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Robin S

Combat System concept

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Robin S    153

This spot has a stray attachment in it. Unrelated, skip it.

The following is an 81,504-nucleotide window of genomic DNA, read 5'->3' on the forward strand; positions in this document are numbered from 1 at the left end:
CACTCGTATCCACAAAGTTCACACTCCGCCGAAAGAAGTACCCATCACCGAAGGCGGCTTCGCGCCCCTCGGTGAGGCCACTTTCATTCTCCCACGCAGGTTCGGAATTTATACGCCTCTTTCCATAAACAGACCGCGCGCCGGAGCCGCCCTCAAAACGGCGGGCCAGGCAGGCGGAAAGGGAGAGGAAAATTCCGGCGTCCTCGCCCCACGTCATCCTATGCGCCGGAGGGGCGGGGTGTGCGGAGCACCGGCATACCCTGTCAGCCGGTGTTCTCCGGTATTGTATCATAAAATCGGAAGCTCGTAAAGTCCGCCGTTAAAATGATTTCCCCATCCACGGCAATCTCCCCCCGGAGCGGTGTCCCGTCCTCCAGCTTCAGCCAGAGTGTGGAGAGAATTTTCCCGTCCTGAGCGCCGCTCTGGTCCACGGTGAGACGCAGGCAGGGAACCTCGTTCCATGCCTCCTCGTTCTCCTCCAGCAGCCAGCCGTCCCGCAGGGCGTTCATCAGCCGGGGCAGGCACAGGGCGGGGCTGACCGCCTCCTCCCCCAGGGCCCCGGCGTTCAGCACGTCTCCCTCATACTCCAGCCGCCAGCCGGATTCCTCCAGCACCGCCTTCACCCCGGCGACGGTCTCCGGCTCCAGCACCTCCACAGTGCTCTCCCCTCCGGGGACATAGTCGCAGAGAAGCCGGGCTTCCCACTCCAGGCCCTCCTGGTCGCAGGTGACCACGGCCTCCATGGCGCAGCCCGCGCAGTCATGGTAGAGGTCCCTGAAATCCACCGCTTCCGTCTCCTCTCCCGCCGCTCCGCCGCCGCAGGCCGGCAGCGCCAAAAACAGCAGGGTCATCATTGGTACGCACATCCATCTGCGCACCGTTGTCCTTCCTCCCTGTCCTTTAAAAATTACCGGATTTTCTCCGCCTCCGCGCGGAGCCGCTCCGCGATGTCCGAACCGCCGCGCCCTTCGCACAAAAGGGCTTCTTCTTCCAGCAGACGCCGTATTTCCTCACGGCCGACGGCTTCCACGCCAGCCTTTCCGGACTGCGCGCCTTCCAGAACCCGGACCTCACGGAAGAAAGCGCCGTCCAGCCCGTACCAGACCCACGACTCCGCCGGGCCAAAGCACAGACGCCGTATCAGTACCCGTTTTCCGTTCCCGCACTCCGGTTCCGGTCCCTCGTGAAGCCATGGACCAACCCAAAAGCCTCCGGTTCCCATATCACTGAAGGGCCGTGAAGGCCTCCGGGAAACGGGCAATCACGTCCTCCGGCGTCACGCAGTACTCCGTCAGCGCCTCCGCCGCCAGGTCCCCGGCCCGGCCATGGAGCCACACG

Over the years there have been many complaints about the common HP-based combat system on the grounds that, while easy both to implement and to get used to in-game, it's not very realistic. My proposal does not attempt to replace the HP system, merely to provide an alternative to it. I consider it to be slightly more realistic, although it will require considerably more memory. If all goes well, I plan to implement a standalone model of this system over Easter, when I have a bit more time. First of all, I would like to apologize if my explanation is not very clear. I will be happy to clarify any points that people may have questions about. The basic idea is this: each individual player or NPC is taken to be composed of very many destructible components (a particularly useful analogy for games where combat is nanorobot-based, but it could equally be applied to, for example, the different tissues of an organism). The total number of components making up a character is called that character's "size". Each component works in the same way an individual character would in an ordinary HP-based game: it has a defence value, or "hitpoints", and an aggression value, or "damage" that it deals. Rather than listing the exact defence and aggression values of every component for each player, a bivariate distribution (in other words, a 2D array) is stored containing the relative numbers of components belonging to the player at each lattice point on the defence / aggression graph. The character's "size" is also stored. The computer then models, on a frame-by-frame basis, what happens when two characters fight. For example, if the size ratio of characters A and B is 1.2, and 10% of A's components have aggression >=20, then the percentage of B's components with defence 20 which are destroyed in the next frame will be proportional to 1.2*10%. It turns out that, as long as each character consists of very many components, it is possible for each individual component to have variable aggression and defence values (in other words, the amount of damage dealt by the component and the amount of damage required to destroy it are random variables with fixed probability distributions, rather than being a fixed constant for each component) and this will not alter the bivariate distribution model at all. In order to be able to gain "experience" in a game implementing this combat system, there are "controller" components (one per character) whose destruction will result in the death of the character as a whole. The defence value of the controller component is taken to be a random variable with the same probability distribution as the defence values of all of the character's components considered together. When a character dies, its remaining components are divided in equal parts between those characters which were fighting it. One advantage of this system is that as long as two NPCs have the same intentions, they can be modelled as the same character (though it might be necessary to calculate the mean-squared distance of these NPCs from the target player first, depending on other details of the game mechanic). Also, the algorithm needed to implement this system is computationally inexpensive. However, a lot of memory would be required to hold all the arrays (I would estimate upwards of 100MB for a 1024x1024 array). I've probably made this sound a lot more complicated than it actually is. Please, feel free to ask questions or offer suggestions. Thanks!

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